So, in short, the people getting screwed are the people like the guy in Who Wants To Be A Millionaire or Don Johnson with Nash Bridges. It’s wrong that their ignorance of the system was abused and take advantage of by Disney and the TV producer for Nash Bridges.

Even so, the fundamental, underlying structure of these productions serves a purpose. Just because that system is also abused by production companies doesn’t mean the confusing accounting system is worthless.

The important thing is that the legal system in these two cases is working. Production companies taking advantage of less sophisticated parties and, in some cases, outright lying and misleading those parties were found liable for their actions.

My point, however, is that there is a method to the madness. Feel free to dislike the method, or its results, but the method exists nonetheless.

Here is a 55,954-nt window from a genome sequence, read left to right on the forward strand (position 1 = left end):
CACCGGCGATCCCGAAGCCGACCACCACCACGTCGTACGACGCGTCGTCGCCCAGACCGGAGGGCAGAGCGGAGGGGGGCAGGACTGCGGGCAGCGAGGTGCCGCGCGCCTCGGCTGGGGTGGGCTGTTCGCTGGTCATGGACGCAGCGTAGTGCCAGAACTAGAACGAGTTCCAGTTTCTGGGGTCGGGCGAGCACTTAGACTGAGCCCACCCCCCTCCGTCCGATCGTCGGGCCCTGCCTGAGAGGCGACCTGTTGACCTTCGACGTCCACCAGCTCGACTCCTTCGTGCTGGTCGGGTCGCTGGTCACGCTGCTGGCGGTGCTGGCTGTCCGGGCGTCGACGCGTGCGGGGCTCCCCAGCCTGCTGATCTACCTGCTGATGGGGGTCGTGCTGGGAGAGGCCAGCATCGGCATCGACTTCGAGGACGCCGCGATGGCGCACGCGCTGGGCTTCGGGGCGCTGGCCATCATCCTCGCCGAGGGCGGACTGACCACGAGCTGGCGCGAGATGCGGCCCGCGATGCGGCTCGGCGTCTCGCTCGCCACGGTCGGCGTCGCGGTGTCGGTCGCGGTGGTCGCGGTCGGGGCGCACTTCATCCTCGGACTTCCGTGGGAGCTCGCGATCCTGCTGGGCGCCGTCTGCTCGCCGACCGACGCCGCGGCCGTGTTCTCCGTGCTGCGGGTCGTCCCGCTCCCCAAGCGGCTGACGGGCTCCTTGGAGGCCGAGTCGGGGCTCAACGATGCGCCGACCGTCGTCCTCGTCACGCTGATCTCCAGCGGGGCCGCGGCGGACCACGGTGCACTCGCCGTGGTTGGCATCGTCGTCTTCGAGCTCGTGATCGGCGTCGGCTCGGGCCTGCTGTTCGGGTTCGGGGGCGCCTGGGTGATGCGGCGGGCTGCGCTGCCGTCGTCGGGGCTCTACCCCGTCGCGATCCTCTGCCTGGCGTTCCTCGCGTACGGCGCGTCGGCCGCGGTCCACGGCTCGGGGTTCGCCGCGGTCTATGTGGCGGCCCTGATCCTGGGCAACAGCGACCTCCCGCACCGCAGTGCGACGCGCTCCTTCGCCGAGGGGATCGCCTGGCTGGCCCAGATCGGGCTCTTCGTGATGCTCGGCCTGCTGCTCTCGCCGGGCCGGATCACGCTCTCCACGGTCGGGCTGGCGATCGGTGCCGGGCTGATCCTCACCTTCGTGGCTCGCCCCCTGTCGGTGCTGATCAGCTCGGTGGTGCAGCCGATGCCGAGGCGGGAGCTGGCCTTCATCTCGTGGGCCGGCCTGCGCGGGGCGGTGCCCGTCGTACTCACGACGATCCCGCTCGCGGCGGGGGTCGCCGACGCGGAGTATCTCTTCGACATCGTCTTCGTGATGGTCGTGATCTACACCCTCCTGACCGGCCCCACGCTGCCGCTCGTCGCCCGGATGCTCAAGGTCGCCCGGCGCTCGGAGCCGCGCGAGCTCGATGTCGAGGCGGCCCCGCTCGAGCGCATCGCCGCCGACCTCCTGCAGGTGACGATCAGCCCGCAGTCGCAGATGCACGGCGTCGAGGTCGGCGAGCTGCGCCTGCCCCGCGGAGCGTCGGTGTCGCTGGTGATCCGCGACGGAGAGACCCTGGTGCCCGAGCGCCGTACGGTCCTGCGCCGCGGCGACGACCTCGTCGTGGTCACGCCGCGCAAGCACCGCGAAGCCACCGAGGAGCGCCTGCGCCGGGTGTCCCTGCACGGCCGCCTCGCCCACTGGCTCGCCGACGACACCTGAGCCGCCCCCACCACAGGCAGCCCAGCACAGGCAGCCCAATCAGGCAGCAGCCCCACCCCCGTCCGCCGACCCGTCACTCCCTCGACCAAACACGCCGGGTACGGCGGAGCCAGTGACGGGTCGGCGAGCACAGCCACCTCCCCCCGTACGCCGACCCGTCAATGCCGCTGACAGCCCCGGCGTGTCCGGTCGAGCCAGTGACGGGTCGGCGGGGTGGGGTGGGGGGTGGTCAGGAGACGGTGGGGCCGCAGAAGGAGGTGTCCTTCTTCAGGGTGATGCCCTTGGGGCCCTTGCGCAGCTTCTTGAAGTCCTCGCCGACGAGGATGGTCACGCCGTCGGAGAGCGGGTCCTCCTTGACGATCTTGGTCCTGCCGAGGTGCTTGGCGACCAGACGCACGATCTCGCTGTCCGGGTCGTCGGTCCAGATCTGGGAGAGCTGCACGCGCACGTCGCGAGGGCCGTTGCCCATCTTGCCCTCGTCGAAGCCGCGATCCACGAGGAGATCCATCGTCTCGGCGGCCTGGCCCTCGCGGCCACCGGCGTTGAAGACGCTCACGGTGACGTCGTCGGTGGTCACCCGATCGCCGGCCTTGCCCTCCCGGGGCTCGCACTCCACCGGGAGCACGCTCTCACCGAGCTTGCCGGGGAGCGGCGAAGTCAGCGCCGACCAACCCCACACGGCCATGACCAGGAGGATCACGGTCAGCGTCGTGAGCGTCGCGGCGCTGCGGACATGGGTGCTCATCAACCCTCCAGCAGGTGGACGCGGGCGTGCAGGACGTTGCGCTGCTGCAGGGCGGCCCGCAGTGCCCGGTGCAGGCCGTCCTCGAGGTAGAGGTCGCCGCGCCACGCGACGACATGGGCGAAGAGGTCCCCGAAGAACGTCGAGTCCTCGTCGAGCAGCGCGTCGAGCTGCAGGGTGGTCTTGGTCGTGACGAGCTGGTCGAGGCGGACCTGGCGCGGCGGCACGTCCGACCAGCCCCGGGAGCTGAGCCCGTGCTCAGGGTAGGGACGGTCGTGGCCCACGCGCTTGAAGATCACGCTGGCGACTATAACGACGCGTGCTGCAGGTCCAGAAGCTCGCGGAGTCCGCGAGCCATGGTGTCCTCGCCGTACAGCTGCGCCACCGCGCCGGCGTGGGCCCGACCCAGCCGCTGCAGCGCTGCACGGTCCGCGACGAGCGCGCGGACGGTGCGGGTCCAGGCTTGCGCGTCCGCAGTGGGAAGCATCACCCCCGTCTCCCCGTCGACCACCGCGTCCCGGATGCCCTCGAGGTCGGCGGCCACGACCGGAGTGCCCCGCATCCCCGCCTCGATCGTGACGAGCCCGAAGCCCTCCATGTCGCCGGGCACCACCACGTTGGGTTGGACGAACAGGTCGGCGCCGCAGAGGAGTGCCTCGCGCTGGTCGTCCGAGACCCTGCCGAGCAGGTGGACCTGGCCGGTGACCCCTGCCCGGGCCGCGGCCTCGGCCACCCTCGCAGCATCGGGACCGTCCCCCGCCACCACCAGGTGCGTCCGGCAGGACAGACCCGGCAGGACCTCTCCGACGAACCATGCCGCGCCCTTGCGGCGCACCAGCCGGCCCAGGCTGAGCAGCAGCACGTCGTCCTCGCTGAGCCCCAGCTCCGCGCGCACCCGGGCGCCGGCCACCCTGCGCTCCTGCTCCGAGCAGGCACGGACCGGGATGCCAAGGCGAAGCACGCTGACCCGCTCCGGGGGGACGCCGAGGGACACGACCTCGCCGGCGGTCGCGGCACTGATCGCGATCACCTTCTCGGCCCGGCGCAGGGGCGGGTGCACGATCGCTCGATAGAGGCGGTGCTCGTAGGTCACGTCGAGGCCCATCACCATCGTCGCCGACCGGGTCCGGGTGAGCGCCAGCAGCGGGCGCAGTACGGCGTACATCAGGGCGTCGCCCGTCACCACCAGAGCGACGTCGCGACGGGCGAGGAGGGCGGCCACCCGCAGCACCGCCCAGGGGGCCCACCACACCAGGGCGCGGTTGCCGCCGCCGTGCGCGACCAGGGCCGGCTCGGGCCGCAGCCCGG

Oh, and for those who think independent and low budget films don’t do this — you’re wrong. Small-budget films often have even more creative, maddening, and abusive structures that tend to harm interested parties.

The reality is that making a movie is often a money losing venture. Doesn’t mean its not worth it on some level, it’s just not typically worth it on the monetary level.

Actor says:

Re: Re: Re: The tricks do have a purpose

For big budget movies, stars and directors get their fees up front. I am sure the “Potter” regulars got fees for millions because they don’t have fools for agents. Most behind the camera people belong to unions that have a defined pay and benefits scale. I assume the people that are really cheated are the assistant executive producer.

Tuomas says:

Re: The tricks do have a purpose

“For every movie that makes money, there are multiple that lose money.”